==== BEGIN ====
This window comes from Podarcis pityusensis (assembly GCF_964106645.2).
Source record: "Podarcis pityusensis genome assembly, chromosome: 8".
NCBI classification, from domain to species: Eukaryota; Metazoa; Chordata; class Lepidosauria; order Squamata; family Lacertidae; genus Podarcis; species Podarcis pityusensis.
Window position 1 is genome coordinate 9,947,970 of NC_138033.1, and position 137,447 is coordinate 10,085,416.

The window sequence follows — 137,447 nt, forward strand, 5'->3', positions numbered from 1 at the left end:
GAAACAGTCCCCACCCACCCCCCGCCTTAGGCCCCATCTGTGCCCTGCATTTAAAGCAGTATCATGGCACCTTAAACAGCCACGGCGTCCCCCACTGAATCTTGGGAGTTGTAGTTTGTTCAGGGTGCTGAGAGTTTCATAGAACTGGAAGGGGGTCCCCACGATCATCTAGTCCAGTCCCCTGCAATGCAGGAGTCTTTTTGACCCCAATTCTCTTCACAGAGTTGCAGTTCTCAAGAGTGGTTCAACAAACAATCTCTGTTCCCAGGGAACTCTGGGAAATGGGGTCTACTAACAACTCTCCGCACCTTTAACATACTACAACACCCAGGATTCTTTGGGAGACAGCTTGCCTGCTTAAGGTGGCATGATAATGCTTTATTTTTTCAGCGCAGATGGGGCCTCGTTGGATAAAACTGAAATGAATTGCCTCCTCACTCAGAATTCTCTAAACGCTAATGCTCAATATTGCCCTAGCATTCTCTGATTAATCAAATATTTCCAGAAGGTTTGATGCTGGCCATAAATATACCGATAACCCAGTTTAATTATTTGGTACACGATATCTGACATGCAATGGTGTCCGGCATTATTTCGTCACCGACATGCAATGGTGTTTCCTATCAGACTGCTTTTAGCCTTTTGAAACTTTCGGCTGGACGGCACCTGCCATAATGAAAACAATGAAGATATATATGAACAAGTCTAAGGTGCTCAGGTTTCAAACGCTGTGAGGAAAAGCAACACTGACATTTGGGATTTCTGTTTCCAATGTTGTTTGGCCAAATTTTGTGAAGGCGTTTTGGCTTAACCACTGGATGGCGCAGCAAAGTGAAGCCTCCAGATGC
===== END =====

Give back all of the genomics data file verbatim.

This window comes from Podarcis pityusensis (assembly GCF_964106645.2).
Source record: "Podarcis pityusensis genome assembly, chromosome: 8".
NCBI classification, from domain to species: Eukaryota; Metazoa; Chordata; class Lepidosauria; order Squamata; family Lacertidae; genus Podarcis; species Podarcis pityusensis.
Window position 1 is genome coordinate 9,947,970 of NC_138033.1, and position 137,447 is coordinate 10,085,416.

The window sequence follows — 137,447 nt, forward strand, 5'->3', positions numbered from 1 at the left end:
GAAACAGTCCCCACCCACCCCCCGCCTTAGGCCCCATCTGTGCCCTGCATTTAAAGCAGTATCATGGCACCTTAAACAGCCACGGCGTCCCCCACTGAATCTTGGGAGTTGTAGTTTGTTCAGGGTGCTGAGAGTTTCATAGAACTGGAAGGGGGTCCCCACGATCATCTAGTCCAGTCCCCTGCAATGCAGGAGTCTTTTTGACCCCAATTCTCTTCACAGAGTTGCAGTTCTCAAGAGTGGTTCAACAAACAATCTCTGTTCCCAGGGAACTCTGGGAAATGGGGTCTACTAACAACTCTCCGCACCTTTAACATACTACAACACCCAGGATTCTTTGGGAGACAGCTTGCCTGCTTAAGGTGGCATGATAATGCTTTATTTTTTCAGCGCAGATGGGGCCTCGTTGGATAAAACTGAAATGAATTGCCTCCTCACTCAGAATTCTCTAAACGCTAATGCTCAATATTGCCCTAGCATTCTCTGATTAATCAAATATTTCCAGAAGGTTTGATGCTGGCCATAAATATACCGATAACCCAGTTTAATTATTTGGTACACGATATCTGACATGCAATGGTGTCCGGCATTATTTCGTCACCGACATGCAATGGTGTTTCCTATCAGACTGCTTTTAGCCTTTTGAAACTTTCGGCTGGACGGCACCTGCCATAATGAAAACAATGAAGATATATATGAACAAGTCTAAGGTGCTCAGGTTTCAAACGCTGTGAGGAAAAGCAACACTGACATTTGGGATTTCTGTTTCCAATGTTGTTTGGCCAAATTTTGTGAAGGCGTTTTGGCTTAACCACTGGATGGCGCAGCAAAGTGAAGCCTCCAGATGC